LCA investigation of recovery of kraft lignin increases pulp production
Mistra SafeChem researcher Joseph Samec, Stockholm University, has published an article about how consequential life cycle assessment has been applied to investigate the recovery of kraft lignin and the resulting increase in pulp production.
In this publication, a consequential LCA has been performed on lignin outtake from a pulp mill and compared the environmental sustainability of using the lignin in different applications.
The recovery of kraft lignin from black liquor increases the pulp production of a kraft mill while providing a valuable material that can be used as energy or chemical feedstock. However, because lignin precipitation is an energy- and material-consuming process, the environmental consequences from a life cycle perspective are under discourse. The aim of this study is to investigate, through the application of consequential life cycle assessment, the potential environmental benefits of kraft lignin recovery and its subsequent use as an energy or chemical feedstock.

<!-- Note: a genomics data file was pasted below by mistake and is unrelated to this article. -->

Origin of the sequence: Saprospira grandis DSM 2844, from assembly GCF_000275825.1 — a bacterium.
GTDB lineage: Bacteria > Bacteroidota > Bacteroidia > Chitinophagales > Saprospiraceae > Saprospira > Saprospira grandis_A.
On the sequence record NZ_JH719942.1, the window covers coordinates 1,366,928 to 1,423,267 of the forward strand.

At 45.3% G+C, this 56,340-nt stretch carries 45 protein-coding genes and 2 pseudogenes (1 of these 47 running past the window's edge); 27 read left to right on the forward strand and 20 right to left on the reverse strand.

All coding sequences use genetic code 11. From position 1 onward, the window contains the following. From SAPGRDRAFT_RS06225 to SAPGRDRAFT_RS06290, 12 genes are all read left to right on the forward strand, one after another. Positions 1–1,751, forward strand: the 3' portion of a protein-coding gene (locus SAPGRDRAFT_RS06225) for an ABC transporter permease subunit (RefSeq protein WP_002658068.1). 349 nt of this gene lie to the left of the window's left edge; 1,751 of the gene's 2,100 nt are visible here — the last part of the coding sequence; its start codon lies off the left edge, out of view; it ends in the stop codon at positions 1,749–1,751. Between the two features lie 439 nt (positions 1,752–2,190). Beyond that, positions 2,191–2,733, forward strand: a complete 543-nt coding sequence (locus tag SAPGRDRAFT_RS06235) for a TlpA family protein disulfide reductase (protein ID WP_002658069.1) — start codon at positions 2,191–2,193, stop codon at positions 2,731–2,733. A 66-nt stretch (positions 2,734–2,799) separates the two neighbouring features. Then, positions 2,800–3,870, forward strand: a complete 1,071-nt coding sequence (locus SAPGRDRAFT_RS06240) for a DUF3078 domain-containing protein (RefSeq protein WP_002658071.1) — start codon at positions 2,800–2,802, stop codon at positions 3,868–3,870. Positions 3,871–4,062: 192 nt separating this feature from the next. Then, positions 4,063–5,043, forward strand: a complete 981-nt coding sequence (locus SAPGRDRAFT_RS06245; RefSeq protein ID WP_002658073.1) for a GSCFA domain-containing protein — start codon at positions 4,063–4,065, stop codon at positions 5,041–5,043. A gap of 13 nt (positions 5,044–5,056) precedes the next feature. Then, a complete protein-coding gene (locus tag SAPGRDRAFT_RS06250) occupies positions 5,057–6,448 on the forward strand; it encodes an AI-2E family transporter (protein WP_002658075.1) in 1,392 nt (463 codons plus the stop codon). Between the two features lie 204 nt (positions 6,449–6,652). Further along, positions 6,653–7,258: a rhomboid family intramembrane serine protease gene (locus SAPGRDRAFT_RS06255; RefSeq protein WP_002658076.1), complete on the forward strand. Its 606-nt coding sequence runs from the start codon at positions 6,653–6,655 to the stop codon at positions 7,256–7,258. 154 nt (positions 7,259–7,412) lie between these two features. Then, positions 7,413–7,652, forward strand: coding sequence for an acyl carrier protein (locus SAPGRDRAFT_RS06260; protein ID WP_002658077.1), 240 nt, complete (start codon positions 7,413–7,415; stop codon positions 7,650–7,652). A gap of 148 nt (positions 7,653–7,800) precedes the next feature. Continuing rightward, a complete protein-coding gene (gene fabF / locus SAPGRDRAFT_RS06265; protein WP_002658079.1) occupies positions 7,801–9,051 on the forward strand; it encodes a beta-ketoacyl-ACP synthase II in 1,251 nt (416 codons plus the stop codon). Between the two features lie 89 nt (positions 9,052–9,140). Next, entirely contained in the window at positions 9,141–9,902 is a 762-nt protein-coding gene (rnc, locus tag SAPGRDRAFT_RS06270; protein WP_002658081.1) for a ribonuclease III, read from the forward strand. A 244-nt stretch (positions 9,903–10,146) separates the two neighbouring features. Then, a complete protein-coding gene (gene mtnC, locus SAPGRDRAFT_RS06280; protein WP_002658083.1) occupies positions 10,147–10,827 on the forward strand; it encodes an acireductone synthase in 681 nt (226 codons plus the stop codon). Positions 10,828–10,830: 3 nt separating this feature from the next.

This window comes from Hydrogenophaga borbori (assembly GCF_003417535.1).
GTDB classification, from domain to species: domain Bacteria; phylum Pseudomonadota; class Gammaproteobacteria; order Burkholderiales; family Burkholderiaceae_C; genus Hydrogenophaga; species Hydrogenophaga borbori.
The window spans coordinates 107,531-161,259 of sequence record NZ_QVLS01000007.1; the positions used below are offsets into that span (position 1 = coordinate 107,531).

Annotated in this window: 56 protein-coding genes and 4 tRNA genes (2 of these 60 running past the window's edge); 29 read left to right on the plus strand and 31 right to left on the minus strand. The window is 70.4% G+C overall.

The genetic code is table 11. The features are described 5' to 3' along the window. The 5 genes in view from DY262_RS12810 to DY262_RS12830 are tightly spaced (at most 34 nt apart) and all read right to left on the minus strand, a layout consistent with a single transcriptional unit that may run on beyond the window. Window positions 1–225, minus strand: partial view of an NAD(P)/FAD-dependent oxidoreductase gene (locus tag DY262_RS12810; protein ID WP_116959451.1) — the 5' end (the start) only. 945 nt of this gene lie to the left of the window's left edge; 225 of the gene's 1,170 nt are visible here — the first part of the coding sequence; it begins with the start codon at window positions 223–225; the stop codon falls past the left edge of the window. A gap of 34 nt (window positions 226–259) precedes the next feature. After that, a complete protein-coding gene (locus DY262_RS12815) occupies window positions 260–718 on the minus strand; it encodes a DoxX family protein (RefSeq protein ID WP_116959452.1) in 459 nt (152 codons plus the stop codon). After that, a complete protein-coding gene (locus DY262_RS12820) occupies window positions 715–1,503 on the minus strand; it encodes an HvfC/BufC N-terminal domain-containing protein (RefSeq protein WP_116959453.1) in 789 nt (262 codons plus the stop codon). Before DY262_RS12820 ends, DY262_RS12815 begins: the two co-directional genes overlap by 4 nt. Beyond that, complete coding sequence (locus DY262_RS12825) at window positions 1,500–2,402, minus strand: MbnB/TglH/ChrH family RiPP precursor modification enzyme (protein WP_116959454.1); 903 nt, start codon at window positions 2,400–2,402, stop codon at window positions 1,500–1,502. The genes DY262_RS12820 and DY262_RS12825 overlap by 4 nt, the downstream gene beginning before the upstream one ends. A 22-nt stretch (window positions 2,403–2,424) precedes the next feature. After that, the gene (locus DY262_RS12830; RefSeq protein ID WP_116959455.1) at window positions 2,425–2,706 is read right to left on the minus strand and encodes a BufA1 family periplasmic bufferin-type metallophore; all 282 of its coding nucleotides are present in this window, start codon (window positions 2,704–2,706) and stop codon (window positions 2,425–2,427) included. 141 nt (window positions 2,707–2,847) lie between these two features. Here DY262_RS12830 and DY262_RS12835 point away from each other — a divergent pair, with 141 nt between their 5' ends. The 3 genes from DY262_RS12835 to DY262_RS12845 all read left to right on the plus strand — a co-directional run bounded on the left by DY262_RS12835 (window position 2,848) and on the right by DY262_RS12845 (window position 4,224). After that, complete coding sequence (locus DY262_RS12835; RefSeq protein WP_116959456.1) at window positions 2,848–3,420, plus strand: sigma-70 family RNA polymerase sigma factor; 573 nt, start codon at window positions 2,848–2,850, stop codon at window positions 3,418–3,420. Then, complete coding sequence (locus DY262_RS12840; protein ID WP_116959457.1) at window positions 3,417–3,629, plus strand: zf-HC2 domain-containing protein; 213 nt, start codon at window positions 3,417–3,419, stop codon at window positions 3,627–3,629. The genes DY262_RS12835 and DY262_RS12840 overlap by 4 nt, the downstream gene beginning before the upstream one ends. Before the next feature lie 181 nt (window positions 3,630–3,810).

A newly developed chemical recovery strategy was assessed. The results revealed that using lignin as an energy feedstock is less environmentally advantageous than producing energy directly from the pulp mill's recovery boiler.
However, the best results were observed when lignin was used as a chemical feedstock in four applications to replace bitumen, carbon black, phenol, and bisphenol-A.
Read the article, published in Science of the Total Environment: Consequential life cycle assessment of kraft lignin recovery. External link, opens in new window.
In this review on kraft lignin, the formation and transformation of this feedstock are scrutinized. Also, techno-economical assessment and life cycle assessment of different routes are discussed: Kraft Lignin: A Valuable, Sustainable Resource, Opportunities and Challenges. External link, opens in new window.